Toddlers Sometimes Know Better
February 13, 2013

When Toddlers Know Best, They Will Often Ignore Adults In An Effort To Be Helpful

Lee Rannals for - Your Universe Online

With age, comes wisdom, and even the wisest people in the world know there is always more to learn, even from a three-year-old.

Researchers wrote in the journal Developmental Psychology that three-year-olds will override instructions from an adult if they "know better."

Fifty eight children took part in the study at a Yale University laboratory. During their study, scientists found that these toddlers were willing to ignore an adult's specific request for an item they deemed unhelpful, and went out of their way to bring something more useful to the adult.

"In our experiments, most 3-year-olds were able to recognize that adults weren't making the best decisions and decided to be helpful in another way," said co-author Kristina R. Olson, PhD, of Yale University. "Furthermore, we found that very young children are motivated to intervene when others are going about things in the wrong way, even when they are not prompted to do so."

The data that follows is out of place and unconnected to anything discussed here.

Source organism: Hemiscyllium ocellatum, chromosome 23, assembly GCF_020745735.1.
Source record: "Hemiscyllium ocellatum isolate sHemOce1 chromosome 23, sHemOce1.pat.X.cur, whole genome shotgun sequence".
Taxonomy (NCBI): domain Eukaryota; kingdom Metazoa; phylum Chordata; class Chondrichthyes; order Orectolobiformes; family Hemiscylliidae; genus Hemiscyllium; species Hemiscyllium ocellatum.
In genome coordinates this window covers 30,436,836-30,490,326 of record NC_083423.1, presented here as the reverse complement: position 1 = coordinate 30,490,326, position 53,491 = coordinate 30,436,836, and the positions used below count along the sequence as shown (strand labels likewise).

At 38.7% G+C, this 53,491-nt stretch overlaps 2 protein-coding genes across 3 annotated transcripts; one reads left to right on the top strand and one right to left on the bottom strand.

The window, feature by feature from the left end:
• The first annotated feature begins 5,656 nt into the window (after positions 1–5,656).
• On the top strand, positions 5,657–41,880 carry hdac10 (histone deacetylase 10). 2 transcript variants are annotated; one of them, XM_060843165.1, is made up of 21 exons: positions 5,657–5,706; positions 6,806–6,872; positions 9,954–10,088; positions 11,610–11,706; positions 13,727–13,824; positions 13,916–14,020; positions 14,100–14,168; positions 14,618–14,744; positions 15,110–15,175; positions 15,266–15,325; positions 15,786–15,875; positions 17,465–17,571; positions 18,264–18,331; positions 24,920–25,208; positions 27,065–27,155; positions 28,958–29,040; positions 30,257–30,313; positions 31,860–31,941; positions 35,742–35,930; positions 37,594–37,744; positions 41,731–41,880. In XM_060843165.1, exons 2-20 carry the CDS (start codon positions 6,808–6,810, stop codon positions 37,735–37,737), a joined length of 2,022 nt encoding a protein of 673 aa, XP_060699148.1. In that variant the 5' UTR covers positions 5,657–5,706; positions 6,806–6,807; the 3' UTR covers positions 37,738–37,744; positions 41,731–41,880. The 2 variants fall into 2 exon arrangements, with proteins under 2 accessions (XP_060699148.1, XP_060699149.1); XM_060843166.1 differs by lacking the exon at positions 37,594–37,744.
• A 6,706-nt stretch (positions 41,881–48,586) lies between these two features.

Most of the experiments involved four pairs of matched functional and dysfunctional objects, including a real phone, a toy phone, a functional glass, a cracked glass, a hammer, a rubber toy hammer, a working marker, and a dried-up marker.

In one experiment, an adult asked a child to help out with a simple task, like writing a note or making a phone call. However, the experiment was set up to fail, with adults using a dried-up marker or a toy phone. The researchers found that the majority of children ignored the request for the busted item, but instead brought the adult something functional to use, such as a working marker or a real phone.

Also, it's not that children are all just brats, because nearly all the children who were asked to bring over a helpful object obeyed the wishes of the adult. When an object, useful or not, was asked to be thrown in the trash, the toddlers obeyed.

According to the researchers, the child did not discriminate between functional and non-functioning articles, because as long as the three-year-old knew it would help the adult complete the task, they brought it. If an adult asked for the toy phone so they could hold down some papers, the majority of the children brought over the toy phone.

"It appears very young children can recognize that helping someone can sometimes mean paying attention to their ultimate goal rather than their specific request," said Olson. "This work illustrates that even within the first few years of life, children have a remarkably sophisticated understanding of helping."